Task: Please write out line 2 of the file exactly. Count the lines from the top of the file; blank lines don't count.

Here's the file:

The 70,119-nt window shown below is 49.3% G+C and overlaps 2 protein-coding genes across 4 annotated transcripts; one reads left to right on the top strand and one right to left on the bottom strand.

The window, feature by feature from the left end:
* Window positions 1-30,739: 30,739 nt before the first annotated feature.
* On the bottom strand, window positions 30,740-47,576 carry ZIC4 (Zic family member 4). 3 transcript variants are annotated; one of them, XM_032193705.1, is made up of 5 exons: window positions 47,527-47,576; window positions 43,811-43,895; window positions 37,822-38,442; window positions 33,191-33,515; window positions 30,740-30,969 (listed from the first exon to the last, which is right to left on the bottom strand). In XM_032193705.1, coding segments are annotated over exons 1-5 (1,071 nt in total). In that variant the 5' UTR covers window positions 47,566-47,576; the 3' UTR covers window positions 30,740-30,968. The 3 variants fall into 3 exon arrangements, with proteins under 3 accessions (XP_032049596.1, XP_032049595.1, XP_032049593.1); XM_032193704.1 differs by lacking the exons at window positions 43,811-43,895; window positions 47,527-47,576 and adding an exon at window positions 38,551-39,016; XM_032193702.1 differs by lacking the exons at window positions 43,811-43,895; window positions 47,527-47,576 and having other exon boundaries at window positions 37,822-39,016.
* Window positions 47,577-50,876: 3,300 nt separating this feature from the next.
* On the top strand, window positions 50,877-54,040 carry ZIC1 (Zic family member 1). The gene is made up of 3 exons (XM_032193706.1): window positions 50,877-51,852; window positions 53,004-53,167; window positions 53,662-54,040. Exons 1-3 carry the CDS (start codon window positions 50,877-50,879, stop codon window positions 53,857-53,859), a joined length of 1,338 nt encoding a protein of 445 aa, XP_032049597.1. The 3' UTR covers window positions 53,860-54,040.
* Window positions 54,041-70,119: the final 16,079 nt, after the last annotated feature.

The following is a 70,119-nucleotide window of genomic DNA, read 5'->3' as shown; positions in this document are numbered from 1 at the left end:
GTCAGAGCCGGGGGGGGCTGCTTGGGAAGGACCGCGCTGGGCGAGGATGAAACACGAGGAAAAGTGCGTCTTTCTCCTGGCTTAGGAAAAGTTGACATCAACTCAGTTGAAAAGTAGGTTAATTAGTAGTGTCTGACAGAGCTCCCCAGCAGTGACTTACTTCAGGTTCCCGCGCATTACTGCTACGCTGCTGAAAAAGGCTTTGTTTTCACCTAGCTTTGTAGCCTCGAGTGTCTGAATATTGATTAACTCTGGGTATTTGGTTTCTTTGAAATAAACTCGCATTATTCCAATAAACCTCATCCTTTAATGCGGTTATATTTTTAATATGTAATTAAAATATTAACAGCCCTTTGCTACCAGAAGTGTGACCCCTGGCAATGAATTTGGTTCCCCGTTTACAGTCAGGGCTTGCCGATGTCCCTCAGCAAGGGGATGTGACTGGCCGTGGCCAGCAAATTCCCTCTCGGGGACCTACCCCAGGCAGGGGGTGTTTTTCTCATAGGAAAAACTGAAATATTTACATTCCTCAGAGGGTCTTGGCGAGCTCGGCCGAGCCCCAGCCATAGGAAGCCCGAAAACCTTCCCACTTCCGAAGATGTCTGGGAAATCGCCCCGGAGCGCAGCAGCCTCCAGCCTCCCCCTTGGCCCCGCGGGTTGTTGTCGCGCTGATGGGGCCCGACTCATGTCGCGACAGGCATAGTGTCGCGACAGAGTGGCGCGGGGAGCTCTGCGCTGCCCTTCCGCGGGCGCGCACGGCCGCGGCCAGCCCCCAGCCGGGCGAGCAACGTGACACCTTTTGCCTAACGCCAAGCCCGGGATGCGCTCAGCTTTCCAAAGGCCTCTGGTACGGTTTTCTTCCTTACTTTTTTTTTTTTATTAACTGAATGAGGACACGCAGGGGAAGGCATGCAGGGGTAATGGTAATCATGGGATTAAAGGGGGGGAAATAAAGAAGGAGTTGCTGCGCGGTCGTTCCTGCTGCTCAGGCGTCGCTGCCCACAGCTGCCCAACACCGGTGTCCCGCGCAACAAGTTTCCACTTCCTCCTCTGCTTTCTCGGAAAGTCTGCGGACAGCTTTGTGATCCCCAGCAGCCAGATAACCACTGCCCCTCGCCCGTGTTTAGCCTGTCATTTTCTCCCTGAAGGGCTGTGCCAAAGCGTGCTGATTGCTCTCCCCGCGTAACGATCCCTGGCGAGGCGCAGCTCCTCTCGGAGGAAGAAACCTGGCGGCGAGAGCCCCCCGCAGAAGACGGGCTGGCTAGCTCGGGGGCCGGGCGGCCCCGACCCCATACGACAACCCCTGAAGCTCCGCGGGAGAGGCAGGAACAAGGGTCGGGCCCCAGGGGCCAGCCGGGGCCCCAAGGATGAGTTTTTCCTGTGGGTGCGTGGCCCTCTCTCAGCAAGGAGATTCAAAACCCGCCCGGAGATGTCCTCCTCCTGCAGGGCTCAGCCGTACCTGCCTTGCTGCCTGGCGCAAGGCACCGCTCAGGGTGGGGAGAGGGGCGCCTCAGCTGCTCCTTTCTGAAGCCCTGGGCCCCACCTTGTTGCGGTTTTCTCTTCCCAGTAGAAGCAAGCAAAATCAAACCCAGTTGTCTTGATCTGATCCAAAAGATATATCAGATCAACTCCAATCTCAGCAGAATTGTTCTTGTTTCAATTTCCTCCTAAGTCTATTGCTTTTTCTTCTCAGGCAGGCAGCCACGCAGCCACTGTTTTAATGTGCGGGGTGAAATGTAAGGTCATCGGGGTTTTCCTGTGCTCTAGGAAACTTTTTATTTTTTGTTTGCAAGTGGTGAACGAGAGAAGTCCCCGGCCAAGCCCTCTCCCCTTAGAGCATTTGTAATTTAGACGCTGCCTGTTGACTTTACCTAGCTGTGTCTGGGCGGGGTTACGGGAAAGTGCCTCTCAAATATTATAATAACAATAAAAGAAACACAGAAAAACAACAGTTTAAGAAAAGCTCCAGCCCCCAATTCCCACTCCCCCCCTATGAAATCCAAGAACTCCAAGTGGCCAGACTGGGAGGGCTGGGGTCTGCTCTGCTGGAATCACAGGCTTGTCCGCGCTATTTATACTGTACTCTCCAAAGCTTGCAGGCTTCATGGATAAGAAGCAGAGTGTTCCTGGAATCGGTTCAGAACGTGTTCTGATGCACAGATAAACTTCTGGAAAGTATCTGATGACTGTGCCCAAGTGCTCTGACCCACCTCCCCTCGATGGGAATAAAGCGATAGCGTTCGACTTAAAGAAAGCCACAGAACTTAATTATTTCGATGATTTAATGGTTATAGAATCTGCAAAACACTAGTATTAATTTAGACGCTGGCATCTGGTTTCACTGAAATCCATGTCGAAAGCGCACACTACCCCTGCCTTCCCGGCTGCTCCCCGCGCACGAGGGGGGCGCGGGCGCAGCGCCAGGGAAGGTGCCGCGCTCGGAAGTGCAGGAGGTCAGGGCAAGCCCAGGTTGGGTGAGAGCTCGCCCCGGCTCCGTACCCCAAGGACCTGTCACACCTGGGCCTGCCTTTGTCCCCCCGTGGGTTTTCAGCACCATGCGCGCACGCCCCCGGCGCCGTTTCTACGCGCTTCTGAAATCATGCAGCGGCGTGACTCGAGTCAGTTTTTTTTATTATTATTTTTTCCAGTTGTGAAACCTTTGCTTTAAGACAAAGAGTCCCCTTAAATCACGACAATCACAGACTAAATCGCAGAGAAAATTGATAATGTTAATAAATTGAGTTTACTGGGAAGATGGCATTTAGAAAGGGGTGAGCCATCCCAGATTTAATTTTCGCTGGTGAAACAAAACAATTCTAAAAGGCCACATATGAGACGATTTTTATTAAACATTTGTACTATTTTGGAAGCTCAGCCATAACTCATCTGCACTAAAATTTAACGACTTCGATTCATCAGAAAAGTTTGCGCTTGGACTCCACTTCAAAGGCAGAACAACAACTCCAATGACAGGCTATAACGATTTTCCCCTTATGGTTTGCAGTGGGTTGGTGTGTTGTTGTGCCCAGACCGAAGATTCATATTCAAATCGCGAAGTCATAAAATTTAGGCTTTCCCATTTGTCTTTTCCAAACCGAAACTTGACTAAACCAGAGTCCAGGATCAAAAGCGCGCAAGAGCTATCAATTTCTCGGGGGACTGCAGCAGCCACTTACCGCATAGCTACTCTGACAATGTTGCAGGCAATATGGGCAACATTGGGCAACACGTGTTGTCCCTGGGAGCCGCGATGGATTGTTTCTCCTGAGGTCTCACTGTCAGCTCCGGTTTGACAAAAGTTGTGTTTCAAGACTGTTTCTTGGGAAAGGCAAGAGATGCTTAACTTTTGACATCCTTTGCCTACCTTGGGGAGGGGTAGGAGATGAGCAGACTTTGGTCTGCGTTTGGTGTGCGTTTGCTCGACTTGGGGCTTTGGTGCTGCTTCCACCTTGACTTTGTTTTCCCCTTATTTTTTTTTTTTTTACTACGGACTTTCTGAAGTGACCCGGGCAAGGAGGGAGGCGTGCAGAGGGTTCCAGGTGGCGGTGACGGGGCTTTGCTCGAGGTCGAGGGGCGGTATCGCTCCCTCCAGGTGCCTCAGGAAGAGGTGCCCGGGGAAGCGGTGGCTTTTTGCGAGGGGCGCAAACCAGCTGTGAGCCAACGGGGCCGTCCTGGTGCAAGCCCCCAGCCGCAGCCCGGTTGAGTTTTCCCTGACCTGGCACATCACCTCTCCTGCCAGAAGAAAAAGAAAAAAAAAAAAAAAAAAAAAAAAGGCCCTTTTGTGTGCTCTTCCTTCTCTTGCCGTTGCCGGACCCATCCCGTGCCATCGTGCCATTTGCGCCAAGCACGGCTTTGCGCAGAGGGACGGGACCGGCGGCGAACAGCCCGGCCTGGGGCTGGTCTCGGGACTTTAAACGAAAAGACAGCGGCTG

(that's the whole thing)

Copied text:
The window, feature by feature from the left end: